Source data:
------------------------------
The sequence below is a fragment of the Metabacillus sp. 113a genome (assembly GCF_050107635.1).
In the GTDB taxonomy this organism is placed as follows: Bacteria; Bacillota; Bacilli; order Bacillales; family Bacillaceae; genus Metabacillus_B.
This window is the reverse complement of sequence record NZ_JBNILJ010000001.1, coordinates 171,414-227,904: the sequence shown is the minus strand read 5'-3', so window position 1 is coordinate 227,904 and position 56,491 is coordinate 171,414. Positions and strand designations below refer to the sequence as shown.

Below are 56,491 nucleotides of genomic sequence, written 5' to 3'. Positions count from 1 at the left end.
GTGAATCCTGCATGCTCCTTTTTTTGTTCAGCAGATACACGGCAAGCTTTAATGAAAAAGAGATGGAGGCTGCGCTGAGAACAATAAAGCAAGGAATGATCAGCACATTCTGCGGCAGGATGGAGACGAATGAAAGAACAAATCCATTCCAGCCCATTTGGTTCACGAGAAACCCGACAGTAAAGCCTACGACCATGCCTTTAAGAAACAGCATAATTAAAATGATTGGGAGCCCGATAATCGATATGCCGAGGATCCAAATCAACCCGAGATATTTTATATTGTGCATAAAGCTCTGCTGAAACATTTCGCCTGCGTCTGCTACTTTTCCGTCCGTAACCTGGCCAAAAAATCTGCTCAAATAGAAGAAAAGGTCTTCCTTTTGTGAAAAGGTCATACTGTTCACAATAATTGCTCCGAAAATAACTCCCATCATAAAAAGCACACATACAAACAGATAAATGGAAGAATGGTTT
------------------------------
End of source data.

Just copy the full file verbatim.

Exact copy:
The sequence below is a fragment of the Metabacillus sp. 113a genome (assembly GCF_050107635.1).
In the GTDB taxonomy this organism is placed as follows: Bacteria; Bacillota; Bacilli; order Bacillales; family Bacillaceae; genus Metabacillus_B.
This window is the reverse complement of sequence record NZ_JBNILJ010000001.1, coordinates 171,414-227,904: the sequence shown is the minus strand read 5'-3', so window position 1 is coordinate 227,904 and position 56,491 is coordinate 171,414. Positions and strand designations below refer to the sequence as shown.

Below are 56,491 nucleotides of genomic sequence, written 5' to 3'. Positions count from 1 at the left end.
GTGAATCCTGCATGCTCCTTTTTTTGTTCAGCAGATACACGGCAAGCTTTAATGAAAAAGAGATGGAGGCTGCGCTGAGAACAATAAAGCAAGGAATGATCAGCACATTCTGCGGCAGGATGGAGACGAATGAAAGAACAAATCCATTCCAGCCCATTTGGTTCACGAGAAACCCGACAGTAAAGCCTACGACCATGCCTTTAAGAAACAGCATAATTAAAATGATTGGGAGCCCGATAATCGATATGCCGAGGATCCAAATCAACCCGAGATATTTTATATTGTGCATAAAGCTCTGCTGAAACATTTCGCCTGCGTCTGCTACTTTTCCGTCCGTAACCTGGCCAAAAAATCTGCTCAAATAGAAGAAAAGGTCTTCCTTTTGTGAAAAGGTCATACTGTTCACAATAATTGCTCCGAAAATAACTCCCATCATAAAAAGCACACATACAAACAGATAAATGGAAGAATGGTTT